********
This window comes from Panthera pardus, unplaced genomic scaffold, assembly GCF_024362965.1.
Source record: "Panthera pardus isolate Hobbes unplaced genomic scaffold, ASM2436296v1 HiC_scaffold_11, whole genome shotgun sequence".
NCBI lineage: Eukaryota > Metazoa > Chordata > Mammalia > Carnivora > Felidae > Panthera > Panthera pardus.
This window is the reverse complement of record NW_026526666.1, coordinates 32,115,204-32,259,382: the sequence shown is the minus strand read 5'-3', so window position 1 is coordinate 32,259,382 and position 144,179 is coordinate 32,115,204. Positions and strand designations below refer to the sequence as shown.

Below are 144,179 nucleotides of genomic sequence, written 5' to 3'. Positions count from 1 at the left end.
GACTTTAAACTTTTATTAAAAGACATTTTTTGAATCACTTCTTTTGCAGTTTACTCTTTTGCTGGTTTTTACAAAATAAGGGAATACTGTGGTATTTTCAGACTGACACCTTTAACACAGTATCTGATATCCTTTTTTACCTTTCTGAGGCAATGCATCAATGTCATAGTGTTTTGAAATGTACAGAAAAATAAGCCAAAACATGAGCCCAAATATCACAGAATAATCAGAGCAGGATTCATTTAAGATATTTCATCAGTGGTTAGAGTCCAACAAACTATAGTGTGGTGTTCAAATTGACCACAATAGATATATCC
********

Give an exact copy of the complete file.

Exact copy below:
This window comes from Panthera pardus, unplaced genomic scaffold, assembly GCF_024362965.1.
Source record: "Panthera pardus isolate Hobbes unplaced genomic scaffold, ASM2436296v1 HiC_scaffold_11, whole genome shotgun sequence".
NCBI lineage: Eukaryota > Metazoa > Chordata > Mammalia > Carnivora > Felidae > Panthera > Panthera pardus.
This window is the reverse complement of record NW_026526666.1, coordinates 32,115,204-32,259,382: the sequence shown is the minus strand read 5'-3', so window position 1 is coordinate 32,259,382 and position 144,179 is coordinate 32,115,204. Positions and strand designations below refer to the sequence as shown.

Below are 144,179 nucleotides of genomic sequence, written 5' to 3'. Positions count from 1 at the left end.
GACTTTAAACTTTTATTAAAAGACATTTTTTGAATCACTTCTTTTGCAGTTTACTCTTTTGCTGGTTTTTACAAAATAAGGGAATACTGTGGTATTTTCAGACTGACACCTTTAACACAGTATCTGATATCCTTTTTTACCTTTCTGAGGCAATGCATCAATGTCATAGTGTTTTGAAATGTACAGAAAAATAAGCCAAAACATGAGCCCAAATATCACAGAATAATCAGAGCAGGATTCATTTAAGATATTTCATCAGTGGTTAGAGTCCAACAAACTATAGTGTGGTGTTCAAATTGACCACAATAGATATATCC